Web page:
Banning sex work will be considered unthinkable 50 years from now

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In spring 2016, the human rights advocacy organization Amnesty International took a bold step: It officially endorsed sex work decriminalization as the most effective and humane political response to sex work. The decision was controversial - the summer before the policy paper's release, a number of prominent feminist activists, including Gloria Steinem, signed an open letter warning the organization that if it supported decriminalization, its reputation would be "severely and irreparably tarnished." Yet there is good reason to believe that decades from now, we'll see this time period as the beginning of the end of a long chapter of oppression, abuse, and the vilification of a highly misunderstood profession. [...]

The decriminalization of sex work is not an endorsement of sex trafficking or any exploitation or abuse that sex workers experience on the job. To the contrary, decriminalization merely gives adults the freedom to choose this line of work, and makes it vastly easier for those who are victims of trafficking, or experiencing abuse within the workplace, to seek assistance without fear of being thrown into jail.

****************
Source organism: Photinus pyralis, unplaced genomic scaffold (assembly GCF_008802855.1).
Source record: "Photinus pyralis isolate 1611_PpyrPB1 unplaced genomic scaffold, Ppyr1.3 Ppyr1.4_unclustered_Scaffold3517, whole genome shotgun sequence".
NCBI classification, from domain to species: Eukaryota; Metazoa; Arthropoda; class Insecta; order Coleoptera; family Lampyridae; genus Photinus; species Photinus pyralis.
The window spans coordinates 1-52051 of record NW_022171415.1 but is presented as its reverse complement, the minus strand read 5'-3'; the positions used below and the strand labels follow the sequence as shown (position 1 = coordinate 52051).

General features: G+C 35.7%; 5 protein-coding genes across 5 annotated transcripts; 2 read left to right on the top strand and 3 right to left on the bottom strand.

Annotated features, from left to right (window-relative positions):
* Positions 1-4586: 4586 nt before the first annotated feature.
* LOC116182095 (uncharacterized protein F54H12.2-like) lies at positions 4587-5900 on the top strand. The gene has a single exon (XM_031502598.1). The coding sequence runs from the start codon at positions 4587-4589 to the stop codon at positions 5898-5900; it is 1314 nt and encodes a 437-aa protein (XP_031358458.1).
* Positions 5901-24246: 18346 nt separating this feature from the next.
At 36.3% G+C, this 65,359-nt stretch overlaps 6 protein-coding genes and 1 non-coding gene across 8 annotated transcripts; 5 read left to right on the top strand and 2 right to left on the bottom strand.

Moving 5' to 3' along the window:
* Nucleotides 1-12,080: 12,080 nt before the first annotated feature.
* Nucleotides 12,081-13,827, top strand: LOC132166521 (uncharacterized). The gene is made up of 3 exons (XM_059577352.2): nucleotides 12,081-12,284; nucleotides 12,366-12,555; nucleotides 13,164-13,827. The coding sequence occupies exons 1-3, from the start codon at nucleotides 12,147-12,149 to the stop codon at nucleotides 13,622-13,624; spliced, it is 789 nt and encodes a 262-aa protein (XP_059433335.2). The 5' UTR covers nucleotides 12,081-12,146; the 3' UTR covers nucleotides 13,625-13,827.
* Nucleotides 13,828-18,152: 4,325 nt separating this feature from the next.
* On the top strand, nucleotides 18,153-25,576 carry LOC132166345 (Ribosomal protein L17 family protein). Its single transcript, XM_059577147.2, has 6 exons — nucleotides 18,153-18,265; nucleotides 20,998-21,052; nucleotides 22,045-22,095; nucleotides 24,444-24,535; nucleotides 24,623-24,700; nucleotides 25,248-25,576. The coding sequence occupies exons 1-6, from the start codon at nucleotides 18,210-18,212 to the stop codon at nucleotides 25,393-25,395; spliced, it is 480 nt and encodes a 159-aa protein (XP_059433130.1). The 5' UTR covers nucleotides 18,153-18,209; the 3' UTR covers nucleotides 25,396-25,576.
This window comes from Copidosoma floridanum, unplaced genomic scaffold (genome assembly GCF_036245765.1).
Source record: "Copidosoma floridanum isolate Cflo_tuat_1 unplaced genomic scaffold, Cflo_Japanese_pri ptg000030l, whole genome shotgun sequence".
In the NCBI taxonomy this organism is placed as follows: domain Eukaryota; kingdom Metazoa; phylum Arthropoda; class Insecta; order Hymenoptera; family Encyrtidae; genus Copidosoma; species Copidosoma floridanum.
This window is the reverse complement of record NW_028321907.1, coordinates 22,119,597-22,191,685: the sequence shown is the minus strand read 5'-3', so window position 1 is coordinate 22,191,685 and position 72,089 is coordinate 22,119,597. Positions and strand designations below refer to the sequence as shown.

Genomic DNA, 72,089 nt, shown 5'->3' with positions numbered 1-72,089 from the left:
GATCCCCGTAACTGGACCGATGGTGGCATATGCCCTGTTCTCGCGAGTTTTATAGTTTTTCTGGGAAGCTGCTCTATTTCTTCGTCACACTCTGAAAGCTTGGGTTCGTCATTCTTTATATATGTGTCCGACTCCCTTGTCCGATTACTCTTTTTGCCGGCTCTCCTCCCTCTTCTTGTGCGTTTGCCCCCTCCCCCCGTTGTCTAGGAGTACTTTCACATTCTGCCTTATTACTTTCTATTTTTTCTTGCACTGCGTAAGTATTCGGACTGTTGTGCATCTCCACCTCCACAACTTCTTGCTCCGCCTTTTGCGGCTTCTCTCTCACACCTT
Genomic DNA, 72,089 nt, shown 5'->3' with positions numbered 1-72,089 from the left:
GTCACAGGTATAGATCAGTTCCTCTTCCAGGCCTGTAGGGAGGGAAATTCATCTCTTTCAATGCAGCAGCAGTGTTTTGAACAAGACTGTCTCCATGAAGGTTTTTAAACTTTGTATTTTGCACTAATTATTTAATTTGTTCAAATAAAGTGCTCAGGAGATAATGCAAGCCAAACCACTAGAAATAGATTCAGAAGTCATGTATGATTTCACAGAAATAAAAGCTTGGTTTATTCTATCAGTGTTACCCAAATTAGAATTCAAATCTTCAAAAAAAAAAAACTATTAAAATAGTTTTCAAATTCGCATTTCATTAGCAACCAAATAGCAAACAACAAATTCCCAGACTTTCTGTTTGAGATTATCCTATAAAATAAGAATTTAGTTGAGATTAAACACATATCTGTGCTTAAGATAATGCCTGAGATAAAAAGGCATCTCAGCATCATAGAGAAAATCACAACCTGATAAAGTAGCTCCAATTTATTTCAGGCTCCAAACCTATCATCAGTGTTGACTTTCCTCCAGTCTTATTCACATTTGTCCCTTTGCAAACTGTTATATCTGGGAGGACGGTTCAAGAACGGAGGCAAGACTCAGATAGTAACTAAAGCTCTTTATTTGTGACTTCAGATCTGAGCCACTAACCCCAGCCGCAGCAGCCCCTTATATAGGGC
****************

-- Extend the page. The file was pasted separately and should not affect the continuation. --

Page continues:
source: Article 'Banning sex work will be considered unthinkable 50 years from now' by Lux Alptraum;; Vox; Updated: 3 April 2019; Published probably (due to name url): 27 March 2019